Augustin, L. S. A., Aas, A. M., Astrup, A., Atkinson, F. S., Baer-Sinnott, S., Barclay, A. W., Brand-Miller, J. C., Brighenti, F., Bullo, M., Buyken, A. E., Ceriello, A., Ellis, P. R., Ha, M. A., Henry, J. C., Kendall, C. W. C., La Vecchia, C., Liu, S., Livesey, G., Poli, A., . . . Jenkins, D. J. A. (2020). Dietary Fibre Consensus from the International Carbohydrate Quality Consortium (ICQC). Nutrients, 12(9). https://doi.org/10.3390/nu12092553
Brand-Miller, J., Hayne, S., Petocz, P., & Colagiuri, S. (2003). Low-glycemic index diets in the management of diabetes: a meta-analysis of randomized controlled trials. Diabetes Care, 26(8), 2261-2267. https://doi.org/10.2337/diacare.26.8.2261
Brand-Miller, J. C., Holt, S. H., Pawlak, D. B., & McMillan, J. (2002). Glycemic index and obesity. Am J Clin Nutr, 76(1), 281s-285s. https://doi.org/10.1093/ajcn/76/1.281S
Chekima, K., Yan, S. W., Lee, S. W. H., Wong, T. Z., Noor, M. I., Ooi, Y. B., Metzendorf, M. I., & Lai, N. M. (2023). Low glycaemic index or low glycaemic load diets for people with overweight or obesity. Cochrane Database Syst Rev, 6(6), Cd005105. https://doi.org/10.1002/14651858.CD005105.pub3
Dansinger, M. L., Gleason, J. A., Griffith, J. L., Selker, H. P., & Schaefer, E. J. (2005). Comparison of the Atkins, Ornish, Weight Watchers, and Zone diets for weight loss and heart disease risk reduction: a randomized trial. JAMA, 293(1), 43-53. https://doi.org/10.1001/jama.293.1.43
Foster-Powell, K., Holt, S. H., & Brand-Miller, J. C. (2002). International table of glycemic index and glycemic load values: 2002. Am J Clin Nutr, 76(1), 5-56. https://doi.org/10.1093/ajcn/76.1.5
Jenkins, D. J., Wolever, T. M., Taylor, R. H., Barker, H., Fielden, H., Baldwin, J. M., Bowling, A. C., Newman, H. C., Jenkins, A. L., & Goff, D. V. (1981). Glycemic index of foods: a physiological basis for carbohydrate exchange. Am J Clin Nutr, 34(3), 362-366. https://doi.org/10.1093/ajcn/34.3.362
Ludwig, D. S. (2002). The glycemic index: physiological mechanisms relating to obesity, diabetes, and cardiovascular disease. JAMA, 287(18), 2414-2423. https://doi.org/10.1001/jama.287.18.2414
Ludwig, D. S., & Ebbeling, C. B. (2018). The Carbohydrate-Insulin Model of Obesity: Beyond “Calories In, Calories Out”. JAMA Intern Med, 178(8), 1098-1103. https://doi.org/10.1001/jamainternmed.2018.2933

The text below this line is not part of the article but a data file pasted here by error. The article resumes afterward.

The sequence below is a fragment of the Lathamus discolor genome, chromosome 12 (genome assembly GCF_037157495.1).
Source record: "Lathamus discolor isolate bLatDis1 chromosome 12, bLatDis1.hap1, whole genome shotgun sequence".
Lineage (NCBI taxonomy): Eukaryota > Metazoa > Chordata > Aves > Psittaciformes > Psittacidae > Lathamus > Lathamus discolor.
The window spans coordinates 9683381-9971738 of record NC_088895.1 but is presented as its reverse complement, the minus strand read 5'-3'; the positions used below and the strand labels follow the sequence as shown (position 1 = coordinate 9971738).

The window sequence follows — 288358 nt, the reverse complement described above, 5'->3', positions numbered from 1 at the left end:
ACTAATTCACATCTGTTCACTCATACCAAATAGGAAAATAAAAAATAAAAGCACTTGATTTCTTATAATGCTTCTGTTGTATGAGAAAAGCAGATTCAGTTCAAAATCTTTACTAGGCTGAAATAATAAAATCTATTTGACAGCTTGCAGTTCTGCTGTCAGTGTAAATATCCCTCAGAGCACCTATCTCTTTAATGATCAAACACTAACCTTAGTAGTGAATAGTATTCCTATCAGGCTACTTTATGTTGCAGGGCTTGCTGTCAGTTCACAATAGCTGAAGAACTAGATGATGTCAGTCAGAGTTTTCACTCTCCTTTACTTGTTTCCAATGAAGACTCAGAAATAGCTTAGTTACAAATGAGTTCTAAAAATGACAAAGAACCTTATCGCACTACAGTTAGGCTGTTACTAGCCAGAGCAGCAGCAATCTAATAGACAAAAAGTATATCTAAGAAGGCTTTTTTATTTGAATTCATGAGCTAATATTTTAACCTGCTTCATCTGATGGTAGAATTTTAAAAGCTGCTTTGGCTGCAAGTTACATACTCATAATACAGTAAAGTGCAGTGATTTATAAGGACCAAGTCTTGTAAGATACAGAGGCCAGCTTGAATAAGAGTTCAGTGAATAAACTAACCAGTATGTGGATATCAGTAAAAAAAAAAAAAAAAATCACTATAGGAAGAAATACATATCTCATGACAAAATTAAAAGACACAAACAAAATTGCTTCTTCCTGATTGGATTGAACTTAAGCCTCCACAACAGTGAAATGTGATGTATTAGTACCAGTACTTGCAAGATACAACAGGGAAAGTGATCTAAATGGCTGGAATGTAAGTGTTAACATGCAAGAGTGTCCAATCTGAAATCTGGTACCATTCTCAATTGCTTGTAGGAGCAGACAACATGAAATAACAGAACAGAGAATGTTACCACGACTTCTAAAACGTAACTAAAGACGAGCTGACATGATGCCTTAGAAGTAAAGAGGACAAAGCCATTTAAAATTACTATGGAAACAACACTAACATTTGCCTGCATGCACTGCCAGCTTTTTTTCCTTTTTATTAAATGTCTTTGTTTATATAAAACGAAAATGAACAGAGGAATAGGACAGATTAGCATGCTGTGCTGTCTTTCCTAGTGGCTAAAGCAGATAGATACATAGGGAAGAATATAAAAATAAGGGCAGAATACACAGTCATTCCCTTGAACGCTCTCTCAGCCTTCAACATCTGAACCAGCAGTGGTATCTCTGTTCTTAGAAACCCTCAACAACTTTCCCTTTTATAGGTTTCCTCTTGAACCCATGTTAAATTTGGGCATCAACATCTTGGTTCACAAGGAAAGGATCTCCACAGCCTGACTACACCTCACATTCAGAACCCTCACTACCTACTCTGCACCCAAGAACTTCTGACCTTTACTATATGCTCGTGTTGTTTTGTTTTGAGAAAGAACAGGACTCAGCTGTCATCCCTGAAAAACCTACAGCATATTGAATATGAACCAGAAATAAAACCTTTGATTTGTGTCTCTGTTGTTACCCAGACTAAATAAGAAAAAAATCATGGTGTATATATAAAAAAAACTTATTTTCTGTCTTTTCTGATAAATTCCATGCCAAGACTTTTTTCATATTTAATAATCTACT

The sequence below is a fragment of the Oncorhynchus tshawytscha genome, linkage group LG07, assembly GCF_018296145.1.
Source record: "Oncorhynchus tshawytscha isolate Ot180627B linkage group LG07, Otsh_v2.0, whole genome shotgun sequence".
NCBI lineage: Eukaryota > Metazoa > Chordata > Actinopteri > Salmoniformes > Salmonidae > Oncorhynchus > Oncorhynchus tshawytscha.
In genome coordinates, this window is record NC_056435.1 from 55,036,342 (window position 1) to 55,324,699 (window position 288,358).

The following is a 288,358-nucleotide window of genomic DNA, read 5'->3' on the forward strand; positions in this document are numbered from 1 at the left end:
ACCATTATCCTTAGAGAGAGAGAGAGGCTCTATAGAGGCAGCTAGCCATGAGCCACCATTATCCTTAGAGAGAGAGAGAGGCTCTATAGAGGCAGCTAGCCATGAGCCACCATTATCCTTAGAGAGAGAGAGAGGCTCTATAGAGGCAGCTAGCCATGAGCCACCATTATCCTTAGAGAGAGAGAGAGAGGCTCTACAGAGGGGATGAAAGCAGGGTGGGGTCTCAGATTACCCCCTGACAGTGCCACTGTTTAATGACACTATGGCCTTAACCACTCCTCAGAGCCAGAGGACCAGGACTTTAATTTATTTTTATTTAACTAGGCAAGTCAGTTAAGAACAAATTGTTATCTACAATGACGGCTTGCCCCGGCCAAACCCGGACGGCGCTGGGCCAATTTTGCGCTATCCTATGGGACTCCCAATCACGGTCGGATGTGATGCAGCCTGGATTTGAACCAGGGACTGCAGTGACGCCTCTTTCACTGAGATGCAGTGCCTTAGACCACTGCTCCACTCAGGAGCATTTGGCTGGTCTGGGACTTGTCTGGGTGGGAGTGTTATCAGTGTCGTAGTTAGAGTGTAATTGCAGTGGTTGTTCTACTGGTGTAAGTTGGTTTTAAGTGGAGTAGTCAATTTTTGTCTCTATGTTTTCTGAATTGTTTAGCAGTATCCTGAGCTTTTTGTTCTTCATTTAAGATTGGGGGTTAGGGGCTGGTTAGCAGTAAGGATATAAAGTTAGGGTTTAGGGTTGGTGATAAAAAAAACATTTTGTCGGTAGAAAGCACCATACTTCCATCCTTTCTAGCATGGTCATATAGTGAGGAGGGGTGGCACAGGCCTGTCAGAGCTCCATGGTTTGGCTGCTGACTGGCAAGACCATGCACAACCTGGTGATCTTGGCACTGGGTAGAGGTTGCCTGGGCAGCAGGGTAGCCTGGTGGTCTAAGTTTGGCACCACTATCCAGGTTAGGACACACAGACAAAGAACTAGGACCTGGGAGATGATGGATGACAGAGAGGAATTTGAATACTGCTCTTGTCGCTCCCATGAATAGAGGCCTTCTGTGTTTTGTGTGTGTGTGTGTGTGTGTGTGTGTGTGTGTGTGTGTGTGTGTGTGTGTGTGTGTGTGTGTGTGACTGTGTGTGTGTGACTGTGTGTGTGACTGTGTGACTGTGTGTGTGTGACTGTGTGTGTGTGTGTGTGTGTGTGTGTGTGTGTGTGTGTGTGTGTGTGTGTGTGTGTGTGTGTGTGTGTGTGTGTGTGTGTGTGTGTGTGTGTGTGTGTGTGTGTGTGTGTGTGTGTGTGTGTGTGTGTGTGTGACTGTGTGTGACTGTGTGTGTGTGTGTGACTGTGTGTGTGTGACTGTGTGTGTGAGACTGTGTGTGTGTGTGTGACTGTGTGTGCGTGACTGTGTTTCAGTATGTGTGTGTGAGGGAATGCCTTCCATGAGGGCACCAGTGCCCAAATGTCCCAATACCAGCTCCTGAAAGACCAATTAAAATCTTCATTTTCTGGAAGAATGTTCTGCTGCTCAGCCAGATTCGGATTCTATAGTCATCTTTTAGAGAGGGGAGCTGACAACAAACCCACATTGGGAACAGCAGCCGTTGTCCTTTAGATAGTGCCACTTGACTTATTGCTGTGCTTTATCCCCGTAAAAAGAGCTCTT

Salmerón, J., Manson, J. E., Stampfer, M. J., Colditz, G. A., Wing, A. L., & Willett, W. C. (1997). Dietary fiber, glycemic load, and risk of non-insulin-dependent diabetes mellitus in women. JAMA, 277(6), 472-477. https://doi.org/10.1001/jama.1997.03540300040031
Thomas, D. E., Elliott, E., & Baur, L. (2007). Low glycaemic index or low glycaemic load diets for overweight and obesity. Cochrane database of systematic reviews (Online), 18, CD005105. https://doi.org/10.1002/14651858.CD005105.pub2
Wing, R. R., & Phelan, S. (2005). Long-term weight loss maintenance. Am J Clin Nutr, 82(1 Suppl), 222s-225s. https://doi.org/10.1093/ajcn/82.1.222S
How can I make my own low glycemic index food?
To make your own low glycemic index food, focus on choosing whole, unprocessed ingredients. Opt for foods high in fiber and healthy fats, like vegetables, fruits, legumes, whole grains, and lean proteins. Avoid refined sugars and processed foods as they tend to have a higher glycemic index.
What is the Glycemic Index?
The glycemic index is a numerical scale that ranks carbohydrates based on their potential to raise blood sugar levels. It measures how quickly carbohydrates are digested and absorbed, leading to an increase in blood glucose concentrations.
Understanding the GI Scale:
The GI scale categorizes foods on a scale from 0 to 100, with pure glucose serving as the reference food with a GI of 100. Foods with a GI below 55 are considered low GI, those between 55 and 70 are moderate GI, and those above 70 are high GI.
Factors Influencing the Glycemic Index:
Several factors influence the glycemic index of a food item. The presence of fiber, fat, and protein content, as well as the level of processing and cooking methods, can all affect the GI value. For instance, unrefined grains, such as barley and rye, tend to have lower GI values compared to white flour-based products.
Health Benefits of Low-Glycemic Foods:
Consuming low-glycemic foods has several potential health benefits. Firstly, these foods promote a slower rise in blood sugar levels, preventing sudden spikes and crashes, which may contribute to insulin resistance. By choosing low GI foods, individuals can better manage their blood glucose levels, making them particularly beneficial for individuals following a diabetic diet or those seeking to prevent the onset of diabetes.
Understanding the glycemic index and its implications is crucial for making informed dietary choices. Ultimately, prioritizing low-glycemic foods can contribute to a balanced and sustainable approach to nutrition, supporting our well-being and vitality.